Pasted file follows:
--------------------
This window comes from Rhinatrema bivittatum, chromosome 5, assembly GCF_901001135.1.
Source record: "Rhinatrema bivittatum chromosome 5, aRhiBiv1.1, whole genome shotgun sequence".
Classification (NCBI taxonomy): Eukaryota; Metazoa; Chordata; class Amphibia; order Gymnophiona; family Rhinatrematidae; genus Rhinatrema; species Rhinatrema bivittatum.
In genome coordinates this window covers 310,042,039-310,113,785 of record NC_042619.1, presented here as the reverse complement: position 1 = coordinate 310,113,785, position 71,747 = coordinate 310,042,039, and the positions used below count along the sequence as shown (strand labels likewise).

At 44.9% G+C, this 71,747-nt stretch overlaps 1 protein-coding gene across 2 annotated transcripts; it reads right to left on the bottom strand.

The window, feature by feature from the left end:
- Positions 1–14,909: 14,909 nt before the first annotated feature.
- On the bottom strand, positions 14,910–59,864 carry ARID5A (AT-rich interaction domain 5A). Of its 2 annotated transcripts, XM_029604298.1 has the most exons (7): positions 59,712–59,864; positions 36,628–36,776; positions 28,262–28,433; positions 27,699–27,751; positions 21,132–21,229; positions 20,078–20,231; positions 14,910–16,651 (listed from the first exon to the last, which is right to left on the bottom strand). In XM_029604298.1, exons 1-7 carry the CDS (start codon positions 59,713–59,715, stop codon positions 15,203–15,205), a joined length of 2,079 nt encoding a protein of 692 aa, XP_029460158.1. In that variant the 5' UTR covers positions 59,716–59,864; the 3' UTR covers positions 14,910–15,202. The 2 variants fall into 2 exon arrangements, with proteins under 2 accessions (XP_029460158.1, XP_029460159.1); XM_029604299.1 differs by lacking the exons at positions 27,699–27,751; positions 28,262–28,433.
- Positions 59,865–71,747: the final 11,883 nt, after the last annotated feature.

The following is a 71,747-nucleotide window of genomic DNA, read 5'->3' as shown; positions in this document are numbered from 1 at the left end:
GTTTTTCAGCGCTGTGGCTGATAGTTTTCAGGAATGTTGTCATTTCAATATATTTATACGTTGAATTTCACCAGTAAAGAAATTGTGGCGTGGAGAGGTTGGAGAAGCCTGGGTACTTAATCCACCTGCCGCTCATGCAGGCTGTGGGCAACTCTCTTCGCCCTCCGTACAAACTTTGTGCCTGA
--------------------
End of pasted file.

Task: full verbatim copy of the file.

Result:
This window comes from Rhinatrema bivittatum, chromosome 5, assembly GCF_901001135.1.
Source record: "Rhinatrema bivittatum chromosome 5, aRhiBiv1.1, whole genome shotgun sequence".
Classification (NCBI taxonomy): Eukaryota; Metazoa; Chordata; class Amphibia; order Gymnophiona; family Rhinatrematidae; genus Rhinatrema; species Rhinatrema bivittatum.
In genome coordinates this window covers 310,042,039-310,113,785 of record NC_042619.1, presented here as the reverse complement: position 1 = coordinate 310,113,785, position 71,747 = coordinate 310,042,039, and the positions used below count along the sequence as shown (strand labels likewise).

At 44.9% G+C, this 71,747-nt stretch overlaps 1 protein-coding gene across 2 annotated transcripts; it reads right to left on the bottom strand.

The window, feature by feature from the left end:
- Positions 1–14,909: 14,909 nt before the first annotated feature.
- On the bottom strand, positions 14,910–59,864 carry ARID5A (AT-rich interaction domain 5A). Of its 2 annotated transcripts, XM_029604298.1 has the most exons (7): positions 59,712–59,864; positions 36,628–36,776; positions 28,262–28,433; positions 27,699–27,751; positions 21,132–21,229; positions 20,078–20,231; positions 14,910–16,651 (listed from the first exon to the last, which is right to left on the bottom strand). In XM_029604298.1, exons 1-7 carry the CDS (start codon positions 59,713–59,715, stop codon positions 15,203–15,205), a joined length of 2,079 nt encoding a protein of 692 aa, XP_029460158.1. In that variant the 5' UTR covers positions 59,716–59,864; the 3' UTR covers positions 14,910–15,202. The 2 variants fall into 2 exon arrangements, with proteins under 2 accessions (XP_029460158.1, XP_029460159.1); XM_029604299.1 differs by lacking the exons at positions 27,699–27,751; positions 28,262–28,433.
- Positions 59,865–71,747: the final 11,883 nt, after the last annotated feature.

The following is a 71,747-nucleotide window of genomic DNA, read 5'->3' as shown; positions in this document are numbered from 1 at the left end:
GTTTTTCAGCGCTGTGGCTGATAGTTTTCAGGAATGTTGTCATTTCAATATATTTATACGTTGAATTTCACCAGTAAAGAAATTGTGGCGTGGAGAGGTTGGAGAAGCCTGGGTACTTAATCCACCTGCCGCTCATGCAGGCTGTGGGCAACTCTCTTCGCCCTCCGTACAAACTTTGTGCCTGA